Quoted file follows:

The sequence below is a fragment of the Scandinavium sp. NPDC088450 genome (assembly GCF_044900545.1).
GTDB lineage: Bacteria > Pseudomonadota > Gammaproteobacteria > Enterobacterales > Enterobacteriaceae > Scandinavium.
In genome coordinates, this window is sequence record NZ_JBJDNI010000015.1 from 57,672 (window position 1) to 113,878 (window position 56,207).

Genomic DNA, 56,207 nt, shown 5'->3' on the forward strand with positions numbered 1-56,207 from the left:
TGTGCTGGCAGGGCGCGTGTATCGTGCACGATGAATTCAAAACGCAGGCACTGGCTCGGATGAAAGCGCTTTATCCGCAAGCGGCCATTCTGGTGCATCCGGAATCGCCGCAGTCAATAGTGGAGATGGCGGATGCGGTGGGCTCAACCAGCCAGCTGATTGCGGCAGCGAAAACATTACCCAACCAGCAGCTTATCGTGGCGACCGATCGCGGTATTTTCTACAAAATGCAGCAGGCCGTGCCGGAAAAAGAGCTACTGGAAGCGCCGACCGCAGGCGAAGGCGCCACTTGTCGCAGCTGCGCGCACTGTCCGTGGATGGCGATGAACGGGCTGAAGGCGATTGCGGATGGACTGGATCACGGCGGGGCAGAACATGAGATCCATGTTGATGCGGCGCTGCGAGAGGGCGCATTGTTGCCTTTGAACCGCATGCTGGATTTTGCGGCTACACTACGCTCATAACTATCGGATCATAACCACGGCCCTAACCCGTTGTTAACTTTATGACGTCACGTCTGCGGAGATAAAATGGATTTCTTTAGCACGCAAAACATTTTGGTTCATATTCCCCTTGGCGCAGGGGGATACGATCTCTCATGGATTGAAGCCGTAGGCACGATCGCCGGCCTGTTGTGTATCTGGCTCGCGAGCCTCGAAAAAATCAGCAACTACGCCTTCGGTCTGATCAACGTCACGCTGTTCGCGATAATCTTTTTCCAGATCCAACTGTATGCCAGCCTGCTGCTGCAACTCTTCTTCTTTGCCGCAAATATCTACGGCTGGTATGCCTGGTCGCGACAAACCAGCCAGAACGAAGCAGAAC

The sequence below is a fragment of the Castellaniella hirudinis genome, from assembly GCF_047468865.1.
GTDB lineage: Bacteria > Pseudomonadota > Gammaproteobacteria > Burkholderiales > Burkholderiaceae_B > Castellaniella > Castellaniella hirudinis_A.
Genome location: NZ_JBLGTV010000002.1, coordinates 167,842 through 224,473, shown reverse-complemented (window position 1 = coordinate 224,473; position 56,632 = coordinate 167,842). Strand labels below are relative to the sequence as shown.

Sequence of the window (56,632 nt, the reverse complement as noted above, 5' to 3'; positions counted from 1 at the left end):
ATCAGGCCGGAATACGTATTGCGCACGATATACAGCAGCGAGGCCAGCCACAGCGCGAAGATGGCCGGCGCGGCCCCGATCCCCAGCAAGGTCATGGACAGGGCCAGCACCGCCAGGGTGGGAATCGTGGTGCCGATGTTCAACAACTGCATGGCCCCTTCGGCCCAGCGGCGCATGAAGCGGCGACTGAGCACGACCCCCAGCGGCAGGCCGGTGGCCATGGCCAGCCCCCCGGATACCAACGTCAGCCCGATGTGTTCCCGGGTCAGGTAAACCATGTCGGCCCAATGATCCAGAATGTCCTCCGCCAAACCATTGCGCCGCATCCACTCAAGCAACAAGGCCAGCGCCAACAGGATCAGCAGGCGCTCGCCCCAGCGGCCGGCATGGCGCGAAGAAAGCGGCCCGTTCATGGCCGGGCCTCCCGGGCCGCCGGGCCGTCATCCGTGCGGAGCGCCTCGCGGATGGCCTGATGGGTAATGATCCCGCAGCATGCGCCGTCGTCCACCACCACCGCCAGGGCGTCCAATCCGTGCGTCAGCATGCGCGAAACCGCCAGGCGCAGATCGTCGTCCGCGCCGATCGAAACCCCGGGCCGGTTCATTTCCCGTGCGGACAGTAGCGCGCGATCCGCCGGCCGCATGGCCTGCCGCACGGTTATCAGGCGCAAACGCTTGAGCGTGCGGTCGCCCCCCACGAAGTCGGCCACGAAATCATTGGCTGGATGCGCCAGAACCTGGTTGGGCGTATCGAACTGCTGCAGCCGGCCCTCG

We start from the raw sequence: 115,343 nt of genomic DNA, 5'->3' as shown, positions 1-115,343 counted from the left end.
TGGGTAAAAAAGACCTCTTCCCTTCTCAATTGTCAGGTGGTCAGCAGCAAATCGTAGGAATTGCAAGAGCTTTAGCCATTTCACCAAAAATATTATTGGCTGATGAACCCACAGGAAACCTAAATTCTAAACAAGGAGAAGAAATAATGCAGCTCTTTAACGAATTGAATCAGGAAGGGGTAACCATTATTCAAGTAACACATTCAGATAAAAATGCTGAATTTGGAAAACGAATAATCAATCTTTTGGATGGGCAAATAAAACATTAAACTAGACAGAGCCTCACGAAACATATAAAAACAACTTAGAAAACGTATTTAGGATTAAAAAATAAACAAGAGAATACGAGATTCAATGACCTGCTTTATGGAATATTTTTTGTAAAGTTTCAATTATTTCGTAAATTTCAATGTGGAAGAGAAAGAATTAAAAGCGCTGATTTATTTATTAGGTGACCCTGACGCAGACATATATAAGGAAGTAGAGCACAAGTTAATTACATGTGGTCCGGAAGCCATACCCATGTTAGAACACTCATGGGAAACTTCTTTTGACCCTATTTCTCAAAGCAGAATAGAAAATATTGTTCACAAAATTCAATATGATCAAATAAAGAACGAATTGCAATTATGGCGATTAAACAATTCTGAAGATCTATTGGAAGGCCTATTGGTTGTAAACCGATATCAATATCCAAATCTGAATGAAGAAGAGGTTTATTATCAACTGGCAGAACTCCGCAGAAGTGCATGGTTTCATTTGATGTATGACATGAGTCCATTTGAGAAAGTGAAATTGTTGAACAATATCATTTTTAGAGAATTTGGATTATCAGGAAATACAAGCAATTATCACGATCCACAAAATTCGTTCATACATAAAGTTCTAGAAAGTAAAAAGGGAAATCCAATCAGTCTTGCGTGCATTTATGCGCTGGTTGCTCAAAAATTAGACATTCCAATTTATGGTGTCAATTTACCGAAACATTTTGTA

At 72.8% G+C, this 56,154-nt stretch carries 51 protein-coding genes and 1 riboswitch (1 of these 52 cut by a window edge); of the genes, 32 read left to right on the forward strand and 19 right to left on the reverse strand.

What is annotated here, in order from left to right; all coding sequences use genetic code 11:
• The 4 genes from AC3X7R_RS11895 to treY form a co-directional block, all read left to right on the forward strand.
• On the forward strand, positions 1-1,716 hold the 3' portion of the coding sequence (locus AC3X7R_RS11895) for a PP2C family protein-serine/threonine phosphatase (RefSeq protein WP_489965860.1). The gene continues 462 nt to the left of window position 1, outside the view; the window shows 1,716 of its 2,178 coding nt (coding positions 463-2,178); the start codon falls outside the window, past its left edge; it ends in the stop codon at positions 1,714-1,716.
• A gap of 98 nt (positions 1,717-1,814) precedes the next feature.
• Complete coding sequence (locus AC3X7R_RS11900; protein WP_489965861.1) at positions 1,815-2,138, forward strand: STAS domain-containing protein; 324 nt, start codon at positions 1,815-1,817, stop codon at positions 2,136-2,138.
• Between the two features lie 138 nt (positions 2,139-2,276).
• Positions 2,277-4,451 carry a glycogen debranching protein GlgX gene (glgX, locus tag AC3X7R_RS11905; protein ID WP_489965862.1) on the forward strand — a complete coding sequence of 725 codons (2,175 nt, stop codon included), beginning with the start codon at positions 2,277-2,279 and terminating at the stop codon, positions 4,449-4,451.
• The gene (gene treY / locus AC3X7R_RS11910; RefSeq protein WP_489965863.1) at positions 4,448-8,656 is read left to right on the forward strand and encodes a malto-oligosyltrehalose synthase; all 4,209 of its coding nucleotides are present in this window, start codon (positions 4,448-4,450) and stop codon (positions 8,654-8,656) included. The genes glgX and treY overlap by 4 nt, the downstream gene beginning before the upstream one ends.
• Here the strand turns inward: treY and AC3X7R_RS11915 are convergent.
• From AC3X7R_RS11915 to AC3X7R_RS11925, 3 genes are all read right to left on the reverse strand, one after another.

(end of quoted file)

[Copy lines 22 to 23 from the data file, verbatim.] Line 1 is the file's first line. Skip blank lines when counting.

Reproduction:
• Here the strand turns inward: treY and AC3X7R_RS11915 are convergent.
• From AC3X7R_RS11915 to AC3X7R_RS11925, 3 genes are all read right to left on the reverse strand, one after another.